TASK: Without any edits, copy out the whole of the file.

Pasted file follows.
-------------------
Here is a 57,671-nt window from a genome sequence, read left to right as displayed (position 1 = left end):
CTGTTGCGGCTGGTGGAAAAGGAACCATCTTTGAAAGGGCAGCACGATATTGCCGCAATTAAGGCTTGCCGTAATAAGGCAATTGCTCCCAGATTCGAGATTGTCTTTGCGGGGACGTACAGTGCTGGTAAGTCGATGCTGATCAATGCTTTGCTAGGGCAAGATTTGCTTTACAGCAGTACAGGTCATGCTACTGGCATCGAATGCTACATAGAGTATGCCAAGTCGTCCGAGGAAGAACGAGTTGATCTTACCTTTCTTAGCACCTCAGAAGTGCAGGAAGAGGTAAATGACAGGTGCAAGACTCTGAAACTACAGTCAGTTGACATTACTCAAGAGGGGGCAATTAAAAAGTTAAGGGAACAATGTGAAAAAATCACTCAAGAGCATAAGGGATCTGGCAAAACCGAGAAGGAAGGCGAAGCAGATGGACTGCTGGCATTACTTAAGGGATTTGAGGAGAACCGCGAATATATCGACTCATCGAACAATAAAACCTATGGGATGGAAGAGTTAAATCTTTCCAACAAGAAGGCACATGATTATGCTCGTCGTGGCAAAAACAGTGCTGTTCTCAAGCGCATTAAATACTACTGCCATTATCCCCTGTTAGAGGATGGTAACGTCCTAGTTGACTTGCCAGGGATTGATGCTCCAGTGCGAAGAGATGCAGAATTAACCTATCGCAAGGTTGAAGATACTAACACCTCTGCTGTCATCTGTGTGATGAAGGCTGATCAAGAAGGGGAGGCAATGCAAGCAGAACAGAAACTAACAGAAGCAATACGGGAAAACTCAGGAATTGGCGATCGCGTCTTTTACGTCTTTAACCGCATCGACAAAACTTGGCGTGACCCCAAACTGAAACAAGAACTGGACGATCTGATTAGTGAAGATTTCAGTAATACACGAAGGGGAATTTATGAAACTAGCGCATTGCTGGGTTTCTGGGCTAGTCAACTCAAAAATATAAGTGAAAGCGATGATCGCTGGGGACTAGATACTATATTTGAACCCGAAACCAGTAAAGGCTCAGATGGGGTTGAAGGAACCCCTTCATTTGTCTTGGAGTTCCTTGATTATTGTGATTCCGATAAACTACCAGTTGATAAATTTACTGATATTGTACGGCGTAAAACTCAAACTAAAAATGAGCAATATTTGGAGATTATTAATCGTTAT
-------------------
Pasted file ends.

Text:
Here is a 57,671-nt window from a genome sequence, read left to right as displayed (position 1 = left end):
CTGTTGCGGCTGGTGGAAAAGGAACCATCTTTGAAAGGGCAGCACGATATTGCCGCAATTAAGGCTTGCCGTAATAAGGCAATTGCTCCCAGATTCGAGATTGTCTTTGCGGGGACGTACAGTGCTGGTAAGTCGATGCTGATCAATGCTTTGCTAGGGCAAGATTTGCTTTACAGCAGTACAGGTCATGCTACTGGCATCGAATGCTACATAGAGTATGCCAAGTCGTCCGAGGAAGAACGAGTTGATCTTACCTTTCTTAGCACCTCAGAAGTGCAGGAAGAGGTAAATGACAGGTGCAAGACTCTGAAACTACAGTCAGTTGACATTACTCAAGAGGGGGCAATTAAAAAGTTAAGGGAACAATGTGAAAAAATCACTCAAGAGCATAAGGGATCTGGCAAAACCGAGAAGGAAGGCGAAGCAGATGGACTGCTGGCATTACTTAAGGGATTTGAGGAGAACCGCGAATATATCGACTCATCGAACAATAAAACCTATGGGATGGAAGAGTTAAATCTTTCCAACAAGAAGGCACATGATTATGCTCGTCGTGGCAAAAACAGTGCTGTTCTCAAGCGCATTAAATACTACTGCCATTATCCCCTGTTAGAGGATGGTAACGTCCTAGTTGACTTGCCAGGGATTGATGCTCCAGTGCGAAGAGATGCAGAATTAACCTATCGCAAGGTTGAAGATACTAACACCTCTGCTGTCATCTGTGTGATGAAGGCTGATCAAGAAGGGGAGGCAATGCAAGCAGAACAGAAACTAACAGAAGCAATACGGGAAAACTCAGGAATTGGCGATCGCGTCTTTTACGTCTTTAACCGCATCGACAAAACTTGGCGTGACCCCAAACTGAAACAAGAACTGGACGATCTGATTAGTGAAGATTTCAGTAATACACGAAGGGGAATTTATGAAACTAGCGCATTGCTGGGTTTCTGGGCTAGTCAACTCAAAAATATAAGTGAAAGCGATGATCGCTGGGGACTAGATACTATATTTGAACCCGAAACCAGTAAAGGCTCAGATGGGGTTGAAGGAACCCCTTCATTTGTCTTGGAGTTCCTTGATTATTGTGATTCCGATAAACTACCAGTTGATAAATTTACTGATATTGTACGGCGTAAAACTCAAACTAAAAATGAGCAATATTTGGAGATTATTAATCGTTAT